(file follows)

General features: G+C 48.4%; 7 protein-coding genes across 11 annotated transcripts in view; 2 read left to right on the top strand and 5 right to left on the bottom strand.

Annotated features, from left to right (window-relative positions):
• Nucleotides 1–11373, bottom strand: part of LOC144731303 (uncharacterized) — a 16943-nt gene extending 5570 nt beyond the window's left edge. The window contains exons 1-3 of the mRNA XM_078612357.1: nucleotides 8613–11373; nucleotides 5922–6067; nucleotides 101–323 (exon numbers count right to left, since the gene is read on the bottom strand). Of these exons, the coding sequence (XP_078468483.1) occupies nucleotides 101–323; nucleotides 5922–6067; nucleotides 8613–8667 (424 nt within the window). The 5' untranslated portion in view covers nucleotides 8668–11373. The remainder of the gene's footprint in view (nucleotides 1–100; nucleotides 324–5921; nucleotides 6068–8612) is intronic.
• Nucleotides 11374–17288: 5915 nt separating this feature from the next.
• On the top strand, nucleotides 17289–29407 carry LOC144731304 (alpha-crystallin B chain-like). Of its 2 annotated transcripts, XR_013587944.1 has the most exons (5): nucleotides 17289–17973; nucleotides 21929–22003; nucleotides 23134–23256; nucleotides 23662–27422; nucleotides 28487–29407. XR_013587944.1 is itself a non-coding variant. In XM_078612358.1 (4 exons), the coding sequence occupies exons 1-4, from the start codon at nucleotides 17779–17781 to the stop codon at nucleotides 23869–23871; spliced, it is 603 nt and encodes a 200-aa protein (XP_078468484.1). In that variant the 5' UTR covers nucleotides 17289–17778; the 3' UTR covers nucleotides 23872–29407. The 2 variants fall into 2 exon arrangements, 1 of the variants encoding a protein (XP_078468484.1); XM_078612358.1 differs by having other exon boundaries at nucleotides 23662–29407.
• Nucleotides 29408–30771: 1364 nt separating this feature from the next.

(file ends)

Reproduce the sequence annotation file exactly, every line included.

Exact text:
General features: G+C 48.4%; 7 protein-coding genes across 11 annotated transcripts in view; 2 read left to right on the top strand and 5 right to left on the bottom strand.

Annotated features, from left to right (window-relative positions):
• Nucleotides 1–11373, bottom strand: part of LOC144731303 (uncharacterized) — a 16943-nt gene extending 5570 nt beyond the window's left edge. The window contains exons 1-3 of the mRNA XM_078612357.1: nucleotides 8613–11373; nucleotides 5922–6067; nucleotides 101–323 (exon numbers count right to left, since the gene is read on the bottom strand). Of these exons, the coding sequence (XP_078468483.1) occupies nucleotides 101–323; nucleotides 5922–6067; nucleotides 8613–8667 (424 nt within the window). The 5' untranslated portion in view covers nucleotides 8668–11373. The remainder of the gene's footprint in view (nucleotides 1–100; nucleotides 324–5921; nucleotides 6068–8612) is intronic.
• Nucleotides 11374–17288: 5915 nt separating this feature from the next.
• On the top strand, nucleotides 17289–29407 carry LOC144731304 (alpha-crystallin B chain-like). Of its 2 annotated transcripts, XR_013587944.1 has the most exons (5): nucleotides 17289–17973; nucleotides 21929–22003; nucleotides 23134–23256; nucleotides 23662–27422; nucleotides 28487–29407. XR_013587944.1 is itself a non-coding variant. In XM_078612358.1 (4 exons), the coding sequence occupies exons 1-4, from the start codon at nucleotides 17779–17781 to the stop codon at nucleotides 23869–23871; spliced, it is 603 nt and encodes a 200-aa protein (XP_078468484.1). In that variant the 5' UTR covers nucleotides 17289–17778; the 3' UTR covers nucleotides 23872–29407. The 2 variants fall into 2 exon arrangements, 1 of the variants encoding a protein (XP_078468484.1); XM_078612358.1 differs by having other exon boundaries at nucleotides 23662–29407.
• Nucleotides 29408–30771: 1364 nt separating this feature from the next.